looking through windows

My last post was about Oxford kitsch, the kind of pictures the place is known for: College land with its dreaming spires, little lanes, and enchanted gardens. While pulling together these pictures, I thought about some alternative perspective on this little city and decided to go for reflections, since they seemed to suit Oxford well.

Reflections are all about perspective! If you shoot a house across the street and you move a couple of inches, it does not change too much; but if you shoot the same house through a puddle or a window, then moving an inch can change the composition entirely. Because of that I like reflections so much, since they show the perspective of the photographer much more explicitly than other pictures. This makes them also elusive, as interesting reflections are often only visible from very narrow angles. Therefore, they are often overlooked, maybe also since they are mostly quite faint, without much light left, or appearing on light backgrounds. For these reasons, reflections are — even in our age of total documentation — something that goes unnoticed and can surprise.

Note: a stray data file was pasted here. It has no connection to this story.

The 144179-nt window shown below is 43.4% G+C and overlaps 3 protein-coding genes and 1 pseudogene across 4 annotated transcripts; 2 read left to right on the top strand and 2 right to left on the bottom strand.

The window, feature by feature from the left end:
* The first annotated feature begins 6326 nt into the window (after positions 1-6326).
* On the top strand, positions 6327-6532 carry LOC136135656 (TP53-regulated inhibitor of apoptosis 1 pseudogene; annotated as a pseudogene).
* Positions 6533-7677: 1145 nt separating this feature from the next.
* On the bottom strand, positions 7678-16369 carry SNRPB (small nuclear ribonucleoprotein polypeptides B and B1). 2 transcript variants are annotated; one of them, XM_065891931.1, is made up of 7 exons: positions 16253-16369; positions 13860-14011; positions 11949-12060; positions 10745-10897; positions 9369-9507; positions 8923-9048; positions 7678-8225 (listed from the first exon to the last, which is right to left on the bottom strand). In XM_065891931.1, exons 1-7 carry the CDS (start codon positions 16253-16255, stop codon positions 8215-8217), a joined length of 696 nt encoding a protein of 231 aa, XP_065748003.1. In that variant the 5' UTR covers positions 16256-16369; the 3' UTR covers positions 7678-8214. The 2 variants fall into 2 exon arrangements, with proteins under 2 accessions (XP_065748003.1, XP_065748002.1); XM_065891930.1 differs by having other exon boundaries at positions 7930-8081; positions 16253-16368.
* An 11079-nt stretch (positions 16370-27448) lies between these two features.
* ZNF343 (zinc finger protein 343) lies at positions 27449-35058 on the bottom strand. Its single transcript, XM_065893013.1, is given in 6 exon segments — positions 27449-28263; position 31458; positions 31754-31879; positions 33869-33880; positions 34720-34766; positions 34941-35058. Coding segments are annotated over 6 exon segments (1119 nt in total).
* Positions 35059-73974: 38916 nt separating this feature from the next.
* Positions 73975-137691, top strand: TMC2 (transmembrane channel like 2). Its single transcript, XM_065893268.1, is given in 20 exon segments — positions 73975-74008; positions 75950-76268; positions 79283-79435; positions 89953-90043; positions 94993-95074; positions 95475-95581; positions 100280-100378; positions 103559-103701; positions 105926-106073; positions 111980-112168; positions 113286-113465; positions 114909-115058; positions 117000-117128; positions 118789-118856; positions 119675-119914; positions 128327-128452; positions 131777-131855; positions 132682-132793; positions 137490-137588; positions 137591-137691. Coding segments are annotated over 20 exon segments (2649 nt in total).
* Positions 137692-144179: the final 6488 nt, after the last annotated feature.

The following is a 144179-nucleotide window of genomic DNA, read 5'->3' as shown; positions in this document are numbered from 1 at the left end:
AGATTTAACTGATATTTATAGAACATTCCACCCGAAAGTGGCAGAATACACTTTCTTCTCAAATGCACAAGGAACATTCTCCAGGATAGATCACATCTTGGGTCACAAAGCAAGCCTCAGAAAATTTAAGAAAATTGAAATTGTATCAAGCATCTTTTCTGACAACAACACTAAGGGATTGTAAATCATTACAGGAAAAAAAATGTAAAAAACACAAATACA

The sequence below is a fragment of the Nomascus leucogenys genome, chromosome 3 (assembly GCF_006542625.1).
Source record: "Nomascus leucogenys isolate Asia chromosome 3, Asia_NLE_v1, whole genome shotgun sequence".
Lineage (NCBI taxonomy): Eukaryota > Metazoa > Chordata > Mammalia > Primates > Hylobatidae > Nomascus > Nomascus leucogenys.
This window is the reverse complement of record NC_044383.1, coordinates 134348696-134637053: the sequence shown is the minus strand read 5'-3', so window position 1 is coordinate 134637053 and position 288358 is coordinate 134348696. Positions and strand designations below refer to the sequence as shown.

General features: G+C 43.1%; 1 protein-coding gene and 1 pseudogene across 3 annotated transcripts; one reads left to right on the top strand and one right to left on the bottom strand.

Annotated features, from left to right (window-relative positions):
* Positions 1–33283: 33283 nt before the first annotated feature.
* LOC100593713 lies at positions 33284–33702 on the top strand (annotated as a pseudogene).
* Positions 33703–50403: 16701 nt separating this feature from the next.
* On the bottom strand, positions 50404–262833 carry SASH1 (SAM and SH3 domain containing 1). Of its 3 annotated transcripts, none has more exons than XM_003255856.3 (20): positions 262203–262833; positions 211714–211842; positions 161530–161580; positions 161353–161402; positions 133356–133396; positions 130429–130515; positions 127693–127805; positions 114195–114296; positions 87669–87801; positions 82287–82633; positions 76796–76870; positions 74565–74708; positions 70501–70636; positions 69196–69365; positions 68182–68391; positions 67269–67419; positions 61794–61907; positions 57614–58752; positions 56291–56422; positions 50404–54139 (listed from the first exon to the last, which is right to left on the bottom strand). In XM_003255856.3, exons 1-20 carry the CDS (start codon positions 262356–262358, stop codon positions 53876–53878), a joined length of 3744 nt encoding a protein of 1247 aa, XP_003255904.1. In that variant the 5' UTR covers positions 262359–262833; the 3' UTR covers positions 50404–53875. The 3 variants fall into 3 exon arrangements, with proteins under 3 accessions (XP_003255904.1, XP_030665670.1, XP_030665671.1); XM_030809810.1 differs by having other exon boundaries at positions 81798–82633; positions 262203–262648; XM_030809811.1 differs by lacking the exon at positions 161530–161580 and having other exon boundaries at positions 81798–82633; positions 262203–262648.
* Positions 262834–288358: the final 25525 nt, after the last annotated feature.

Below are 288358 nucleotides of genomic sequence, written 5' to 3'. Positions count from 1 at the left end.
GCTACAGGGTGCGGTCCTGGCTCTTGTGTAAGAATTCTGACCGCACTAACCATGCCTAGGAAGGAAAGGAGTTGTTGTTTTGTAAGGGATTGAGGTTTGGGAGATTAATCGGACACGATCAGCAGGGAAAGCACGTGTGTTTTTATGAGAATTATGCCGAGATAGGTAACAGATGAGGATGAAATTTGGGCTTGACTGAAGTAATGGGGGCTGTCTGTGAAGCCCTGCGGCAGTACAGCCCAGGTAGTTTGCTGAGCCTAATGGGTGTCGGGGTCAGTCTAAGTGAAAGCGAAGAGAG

Among reflecting surfaces, windows are particularly interesting, since they combine the reflected picture with the interior behind, creating even more compositional possibilities. In a partly reflecting window, two worlds meet, sometimes harmoniously befitting each other, sometimes yelling at each other’s face.

So I had the idea to picture window reflections of some of Oxford’s neighboring buildings: The different colleges are built in the fashion of their times, sometimes accommodating different centuries just across the street. The feeling of the place is not represented by any single building, but by the abundance of neighboring styles. It is the stylistic chaos of contradiction and embedding, of forerunners and successors that shapes Oxford in its appearance, exaggerating the differences in age and style by its compact layout. As an added plus, Oxford has a lot of stained glass that provides diverging angles within a single window. Thus, these windows reflect cubisticly distorted pictures of displaced doors and chimneys, resulting in an airy jumble of stone-cast history. And that is Oxford: a dense proliferation of ridiculous dignification.

 

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